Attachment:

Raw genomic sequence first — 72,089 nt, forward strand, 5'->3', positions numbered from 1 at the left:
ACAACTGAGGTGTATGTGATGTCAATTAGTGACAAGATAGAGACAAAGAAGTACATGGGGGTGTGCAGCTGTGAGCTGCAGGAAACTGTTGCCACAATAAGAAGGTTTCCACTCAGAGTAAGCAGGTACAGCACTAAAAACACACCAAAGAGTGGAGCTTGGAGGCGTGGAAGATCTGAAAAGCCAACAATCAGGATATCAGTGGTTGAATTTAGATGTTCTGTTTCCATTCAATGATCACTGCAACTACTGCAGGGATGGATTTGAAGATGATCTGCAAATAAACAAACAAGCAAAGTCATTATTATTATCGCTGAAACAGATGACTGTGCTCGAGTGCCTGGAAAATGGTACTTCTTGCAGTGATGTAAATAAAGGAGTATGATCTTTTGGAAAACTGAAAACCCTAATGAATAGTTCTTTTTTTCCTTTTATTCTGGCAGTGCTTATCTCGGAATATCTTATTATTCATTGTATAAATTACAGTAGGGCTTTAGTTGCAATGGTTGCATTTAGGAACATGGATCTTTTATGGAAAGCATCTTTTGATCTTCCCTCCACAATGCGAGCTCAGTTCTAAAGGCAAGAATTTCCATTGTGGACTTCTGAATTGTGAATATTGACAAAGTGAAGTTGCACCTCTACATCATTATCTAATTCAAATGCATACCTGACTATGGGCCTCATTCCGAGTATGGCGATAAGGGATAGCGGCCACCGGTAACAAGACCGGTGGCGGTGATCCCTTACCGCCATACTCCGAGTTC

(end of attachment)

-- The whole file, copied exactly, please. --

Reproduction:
Raw genomic sequence first — 72,089 nt, forward strand, 5'->3', positions numbered from 1 at the left:
ACAACTGAGGTGTATGTGATGTCAATTAGTGACAAGATAGAGACAAAGAAGTACATGGGGGTGTGCAGCTGTGAGCTGCAGGAAACTGTTGCCACAATAAGAAGGTTTCCACTCAGAGTAAGCAGGTACAGCACTAAAAACACACCAAAGAGTGGAGCTTGGAGGCGTGGAAGATCTGAAAAGCCAACAATCAGGATATCAGTGGTTGAATTTAGATGTTCTGTTTCCATTCAATGATCACTGCAACTACTGCAGGGATGGATTTGAAGATGATCTGCAAATAAACAAACAAGCAAAGTCATTATTATTATCGCTGAAACAGATGACTGTGCTCGAGTGCCTGGAAAATGGTACTTCTTGCAGTGATGTAAATAAAGGAGTATGATCTTTTGGAAAACTGAAAACCCTAATGAATAGTTCTTTTTTTCCTTTTATTCTGGCAGTGCTTATCTCGGAATATCTTATTATTCATTGTATAAATTACAGTAGGGCTTTAGTTGCAATGGTTGCATTTAGGAACATGGATCTTTTATGGAAAGCATCTTTTGATCTTCCCTCCACAATGCGAGCTCAGTTCTAAAGGCAAGAATTTCCATTGTGGACTTCTGAATTGTGAATATTGACAAAGTGAAGTTGCACCTCTACATCATTATCTAATTCAAATGCATACCTGACTATGGGCCTCATTCCGAGTATGGCGATAAGGGATAGCGGCCACCGGTAACAAGACCGGTGGCGGTGATCCCTTACCGCCATACTCCGAGTTC